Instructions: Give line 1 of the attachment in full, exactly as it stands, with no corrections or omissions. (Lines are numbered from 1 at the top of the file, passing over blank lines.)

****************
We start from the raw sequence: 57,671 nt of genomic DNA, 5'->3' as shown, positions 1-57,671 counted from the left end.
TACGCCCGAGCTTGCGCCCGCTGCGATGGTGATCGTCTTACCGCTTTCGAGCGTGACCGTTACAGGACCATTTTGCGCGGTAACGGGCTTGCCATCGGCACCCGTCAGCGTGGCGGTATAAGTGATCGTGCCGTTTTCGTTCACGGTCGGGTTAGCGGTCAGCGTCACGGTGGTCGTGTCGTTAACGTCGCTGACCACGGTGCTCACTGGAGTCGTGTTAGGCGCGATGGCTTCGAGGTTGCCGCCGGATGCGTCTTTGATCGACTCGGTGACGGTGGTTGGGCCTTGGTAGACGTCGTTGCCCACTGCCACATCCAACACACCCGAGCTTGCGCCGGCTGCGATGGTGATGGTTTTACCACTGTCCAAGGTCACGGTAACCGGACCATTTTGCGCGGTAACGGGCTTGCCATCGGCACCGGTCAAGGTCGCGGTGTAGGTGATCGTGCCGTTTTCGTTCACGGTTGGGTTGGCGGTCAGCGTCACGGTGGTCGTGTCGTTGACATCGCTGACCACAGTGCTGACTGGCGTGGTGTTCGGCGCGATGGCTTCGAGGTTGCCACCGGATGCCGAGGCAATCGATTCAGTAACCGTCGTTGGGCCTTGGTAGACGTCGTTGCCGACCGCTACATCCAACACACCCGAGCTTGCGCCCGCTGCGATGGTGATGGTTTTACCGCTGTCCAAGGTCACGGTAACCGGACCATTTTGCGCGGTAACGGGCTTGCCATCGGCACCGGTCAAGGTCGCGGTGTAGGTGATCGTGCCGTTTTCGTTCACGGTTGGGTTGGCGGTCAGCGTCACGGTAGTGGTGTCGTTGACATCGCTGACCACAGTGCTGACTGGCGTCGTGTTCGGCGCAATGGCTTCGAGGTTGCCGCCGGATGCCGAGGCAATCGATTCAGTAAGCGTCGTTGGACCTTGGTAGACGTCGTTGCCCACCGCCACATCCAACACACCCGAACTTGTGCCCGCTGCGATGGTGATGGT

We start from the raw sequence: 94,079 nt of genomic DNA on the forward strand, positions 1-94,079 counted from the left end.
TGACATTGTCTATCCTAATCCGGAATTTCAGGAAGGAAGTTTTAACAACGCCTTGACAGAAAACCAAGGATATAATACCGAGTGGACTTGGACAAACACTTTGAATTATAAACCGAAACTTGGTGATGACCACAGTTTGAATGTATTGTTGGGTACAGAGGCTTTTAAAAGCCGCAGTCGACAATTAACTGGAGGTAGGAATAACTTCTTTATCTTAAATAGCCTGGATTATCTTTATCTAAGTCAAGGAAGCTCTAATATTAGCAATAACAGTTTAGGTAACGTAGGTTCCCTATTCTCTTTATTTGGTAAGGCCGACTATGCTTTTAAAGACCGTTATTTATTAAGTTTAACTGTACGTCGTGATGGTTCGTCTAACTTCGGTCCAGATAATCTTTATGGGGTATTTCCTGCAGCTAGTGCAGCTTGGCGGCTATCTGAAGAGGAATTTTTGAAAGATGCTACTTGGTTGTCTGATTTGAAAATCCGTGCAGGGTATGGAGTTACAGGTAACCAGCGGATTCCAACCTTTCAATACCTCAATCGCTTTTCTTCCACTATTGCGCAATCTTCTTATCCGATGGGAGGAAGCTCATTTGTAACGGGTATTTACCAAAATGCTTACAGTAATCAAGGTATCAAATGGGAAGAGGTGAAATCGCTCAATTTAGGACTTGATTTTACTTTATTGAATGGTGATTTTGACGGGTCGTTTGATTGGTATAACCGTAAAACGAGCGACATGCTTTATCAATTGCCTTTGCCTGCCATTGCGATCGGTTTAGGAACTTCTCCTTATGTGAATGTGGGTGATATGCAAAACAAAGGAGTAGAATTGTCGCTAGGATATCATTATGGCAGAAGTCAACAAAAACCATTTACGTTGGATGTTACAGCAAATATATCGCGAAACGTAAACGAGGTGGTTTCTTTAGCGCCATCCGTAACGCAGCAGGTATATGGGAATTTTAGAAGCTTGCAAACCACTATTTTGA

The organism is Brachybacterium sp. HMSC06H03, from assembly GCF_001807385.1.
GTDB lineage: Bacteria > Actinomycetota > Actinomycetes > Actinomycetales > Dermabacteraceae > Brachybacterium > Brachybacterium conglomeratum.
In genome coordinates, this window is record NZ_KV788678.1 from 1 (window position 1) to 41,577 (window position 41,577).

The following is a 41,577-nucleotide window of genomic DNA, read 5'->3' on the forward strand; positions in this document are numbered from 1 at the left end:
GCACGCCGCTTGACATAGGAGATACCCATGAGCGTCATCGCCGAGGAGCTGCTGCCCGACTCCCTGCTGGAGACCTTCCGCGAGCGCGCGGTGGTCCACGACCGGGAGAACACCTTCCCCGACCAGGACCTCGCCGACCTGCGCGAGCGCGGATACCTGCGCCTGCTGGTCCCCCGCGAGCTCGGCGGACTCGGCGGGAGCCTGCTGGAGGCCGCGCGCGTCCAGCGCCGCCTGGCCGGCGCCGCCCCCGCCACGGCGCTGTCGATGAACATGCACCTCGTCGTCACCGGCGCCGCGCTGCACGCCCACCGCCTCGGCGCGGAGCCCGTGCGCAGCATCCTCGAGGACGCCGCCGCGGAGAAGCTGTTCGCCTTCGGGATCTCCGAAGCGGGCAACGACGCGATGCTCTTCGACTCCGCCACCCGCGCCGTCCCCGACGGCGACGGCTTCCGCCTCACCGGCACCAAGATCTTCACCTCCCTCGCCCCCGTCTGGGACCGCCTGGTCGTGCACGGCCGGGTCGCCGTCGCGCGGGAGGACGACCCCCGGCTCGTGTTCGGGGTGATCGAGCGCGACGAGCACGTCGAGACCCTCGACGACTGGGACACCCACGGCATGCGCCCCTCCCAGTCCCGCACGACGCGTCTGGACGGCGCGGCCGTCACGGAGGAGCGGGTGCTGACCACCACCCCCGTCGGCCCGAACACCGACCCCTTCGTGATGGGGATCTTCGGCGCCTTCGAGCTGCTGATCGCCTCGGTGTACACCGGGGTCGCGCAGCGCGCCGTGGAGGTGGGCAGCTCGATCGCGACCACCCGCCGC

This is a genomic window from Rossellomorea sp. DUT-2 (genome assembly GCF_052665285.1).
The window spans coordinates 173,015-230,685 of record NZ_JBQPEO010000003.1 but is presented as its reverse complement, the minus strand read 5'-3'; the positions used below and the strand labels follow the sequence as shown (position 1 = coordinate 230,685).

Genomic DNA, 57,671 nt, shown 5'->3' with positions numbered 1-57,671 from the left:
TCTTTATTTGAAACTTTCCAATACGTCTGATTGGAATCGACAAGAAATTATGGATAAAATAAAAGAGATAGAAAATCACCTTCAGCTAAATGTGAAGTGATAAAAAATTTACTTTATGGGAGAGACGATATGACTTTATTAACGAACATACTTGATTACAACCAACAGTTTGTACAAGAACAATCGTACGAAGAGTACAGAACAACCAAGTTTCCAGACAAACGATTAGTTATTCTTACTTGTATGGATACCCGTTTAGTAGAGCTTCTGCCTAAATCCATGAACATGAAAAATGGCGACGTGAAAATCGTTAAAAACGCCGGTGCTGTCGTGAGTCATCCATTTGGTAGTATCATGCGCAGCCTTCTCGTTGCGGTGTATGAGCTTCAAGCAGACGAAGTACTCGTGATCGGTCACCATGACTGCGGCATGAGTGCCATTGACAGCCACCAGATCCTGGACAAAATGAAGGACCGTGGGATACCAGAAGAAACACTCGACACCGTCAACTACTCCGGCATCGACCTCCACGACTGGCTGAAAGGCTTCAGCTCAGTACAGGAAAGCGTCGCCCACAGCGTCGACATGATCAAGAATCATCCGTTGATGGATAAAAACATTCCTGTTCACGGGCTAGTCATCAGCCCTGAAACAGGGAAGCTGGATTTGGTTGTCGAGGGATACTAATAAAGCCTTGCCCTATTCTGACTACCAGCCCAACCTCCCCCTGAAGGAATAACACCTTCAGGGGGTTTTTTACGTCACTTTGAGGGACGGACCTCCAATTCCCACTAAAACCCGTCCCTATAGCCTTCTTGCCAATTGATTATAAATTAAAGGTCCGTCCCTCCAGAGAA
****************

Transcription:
We start from the raw sequence: 57,671 nt of genomic DNA, 5'->3' as shown, positions 1-57,671 counted from the left end.